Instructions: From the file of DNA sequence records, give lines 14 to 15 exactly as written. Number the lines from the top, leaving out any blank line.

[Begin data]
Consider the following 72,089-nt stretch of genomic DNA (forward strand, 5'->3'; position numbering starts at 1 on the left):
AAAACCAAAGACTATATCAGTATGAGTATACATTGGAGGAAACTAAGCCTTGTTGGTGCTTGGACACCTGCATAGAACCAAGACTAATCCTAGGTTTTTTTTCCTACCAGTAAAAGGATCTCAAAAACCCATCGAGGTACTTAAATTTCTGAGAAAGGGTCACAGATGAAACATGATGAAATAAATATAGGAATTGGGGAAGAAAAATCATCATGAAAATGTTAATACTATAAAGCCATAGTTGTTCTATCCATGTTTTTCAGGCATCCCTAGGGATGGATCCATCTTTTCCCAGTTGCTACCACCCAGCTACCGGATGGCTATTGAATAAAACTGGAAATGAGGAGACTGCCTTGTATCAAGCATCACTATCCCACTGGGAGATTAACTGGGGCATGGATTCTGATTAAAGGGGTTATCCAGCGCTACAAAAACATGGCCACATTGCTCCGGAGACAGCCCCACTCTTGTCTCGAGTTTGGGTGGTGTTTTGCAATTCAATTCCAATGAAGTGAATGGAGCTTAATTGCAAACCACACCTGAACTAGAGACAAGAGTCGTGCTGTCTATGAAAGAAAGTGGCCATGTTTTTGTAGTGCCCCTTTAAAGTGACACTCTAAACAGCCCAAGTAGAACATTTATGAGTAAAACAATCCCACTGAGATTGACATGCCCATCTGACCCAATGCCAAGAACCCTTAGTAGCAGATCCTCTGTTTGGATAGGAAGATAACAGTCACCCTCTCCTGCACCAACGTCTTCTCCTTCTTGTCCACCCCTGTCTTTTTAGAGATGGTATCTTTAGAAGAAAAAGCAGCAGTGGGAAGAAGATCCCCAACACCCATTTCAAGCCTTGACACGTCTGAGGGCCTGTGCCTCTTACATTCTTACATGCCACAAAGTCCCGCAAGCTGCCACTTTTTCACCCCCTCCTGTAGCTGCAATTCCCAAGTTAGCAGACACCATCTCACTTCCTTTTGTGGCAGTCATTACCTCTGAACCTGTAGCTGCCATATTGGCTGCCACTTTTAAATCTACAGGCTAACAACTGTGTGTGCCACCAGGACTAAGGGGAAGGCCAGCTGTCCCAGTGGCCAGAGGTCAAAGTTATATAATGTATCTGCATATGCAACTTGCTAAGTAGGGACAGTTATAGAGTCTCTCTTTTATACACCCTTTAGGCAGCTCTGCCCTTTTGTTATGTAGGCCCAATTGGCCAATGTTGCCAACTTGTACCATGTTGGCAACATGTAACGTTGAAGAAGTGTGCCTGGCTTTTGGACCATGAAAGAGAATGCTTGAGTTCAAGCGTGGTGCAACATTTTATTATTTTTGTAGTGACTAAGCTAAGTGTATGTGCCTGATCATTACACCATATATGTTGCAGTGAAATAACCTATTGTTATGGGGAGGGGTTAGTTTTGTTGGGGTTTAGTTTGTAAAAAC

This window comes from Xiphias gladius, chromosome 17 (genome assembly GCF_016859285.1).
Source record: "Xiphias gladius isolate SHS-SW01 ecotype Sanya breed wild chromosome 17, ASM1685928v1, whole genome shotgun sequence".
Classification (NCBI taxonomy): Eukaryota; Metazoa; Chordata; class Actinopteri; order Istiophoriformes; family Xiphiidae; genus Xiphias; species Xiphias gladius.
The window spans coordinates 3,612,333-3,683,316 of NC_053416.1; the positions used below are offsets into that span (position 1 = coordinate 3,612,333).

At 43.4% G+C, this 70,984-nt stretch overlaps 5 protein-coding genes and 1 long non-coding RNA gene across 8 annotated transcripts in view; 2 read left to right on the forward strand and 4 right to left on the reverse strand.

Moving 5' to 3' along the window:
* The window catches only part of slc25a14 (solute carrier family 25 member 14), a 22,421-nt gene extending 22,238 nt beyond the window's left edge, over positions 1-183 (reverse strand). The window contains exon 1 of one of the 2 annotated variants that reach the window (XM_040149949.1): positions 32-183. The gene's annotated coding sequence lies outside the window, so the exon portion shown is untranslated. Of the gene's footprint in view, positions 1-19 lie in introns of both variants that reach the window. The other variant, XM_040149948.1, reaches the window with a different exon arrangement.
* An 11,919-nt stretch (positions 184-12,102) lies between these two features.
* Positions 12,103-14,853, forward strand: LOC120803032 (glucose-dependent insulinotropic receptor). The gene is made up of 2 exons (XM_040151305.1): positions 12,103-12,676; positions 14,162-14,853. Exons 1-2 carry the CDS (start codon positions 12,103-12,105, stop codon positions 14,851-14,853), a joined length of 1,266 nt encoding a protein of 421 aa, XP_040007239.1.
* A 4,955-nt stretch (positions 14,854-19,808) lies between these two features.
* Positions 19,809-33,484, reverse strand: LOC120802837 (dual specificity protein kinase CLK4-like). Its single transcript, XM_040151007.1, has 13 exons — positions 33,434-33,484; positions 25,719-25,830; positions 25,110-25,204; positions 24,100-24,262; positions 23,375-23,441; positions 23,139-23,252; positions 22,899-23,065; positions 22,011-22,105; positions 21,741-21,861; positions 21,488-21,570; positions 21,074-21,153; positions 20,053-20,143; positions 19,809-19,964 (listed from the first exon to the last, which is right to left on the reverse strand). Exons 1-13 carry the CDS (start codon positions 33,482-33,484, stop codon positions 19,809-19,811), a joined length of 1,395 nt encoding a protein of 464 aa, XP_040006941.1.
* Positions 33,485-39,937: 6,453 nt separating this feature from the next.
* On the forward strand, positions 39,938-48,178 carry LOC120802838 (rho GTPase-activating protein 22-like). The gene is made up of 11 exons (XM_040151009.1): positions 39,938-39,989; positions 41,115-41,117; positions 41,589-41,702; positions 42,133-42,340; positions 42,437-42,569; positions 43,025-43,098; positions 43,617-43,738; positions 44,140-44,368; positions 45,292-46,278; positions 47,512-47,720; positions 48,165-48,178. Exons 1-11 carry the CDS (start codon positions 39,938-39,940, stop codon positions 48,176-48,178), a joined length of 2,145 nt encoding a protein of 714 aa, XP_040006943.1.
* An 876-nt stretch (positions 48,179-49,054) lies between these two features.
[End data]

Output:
* Positions 33,485-39,937: 6,453 nt separating this feature from the next.
* On the forward strand, positions 39,938-48,178 carry LOC120802838 (rho GTPase-activating protein 22-like). The gene is made up of 11 exons (XM_040151009.1): positions 39,938-39,989; positions 41,115-41,117; positions 41,589-41,702; positions 42,133-42,340; positions 42,437-42,569; positions 43,025-43,098; positions 43,617-43,738; positions 44,140-44,368; positions 45,292-46,278; positions 47,512-47,720; positions 48,165-48,178. Exons 1-11 carry the CDS (start codon positions 39,938-39,940, stop codon positions 48,176-48,178), a joined length of 2,145 nt encoding a protein of 714 aa, XP_040006943.1.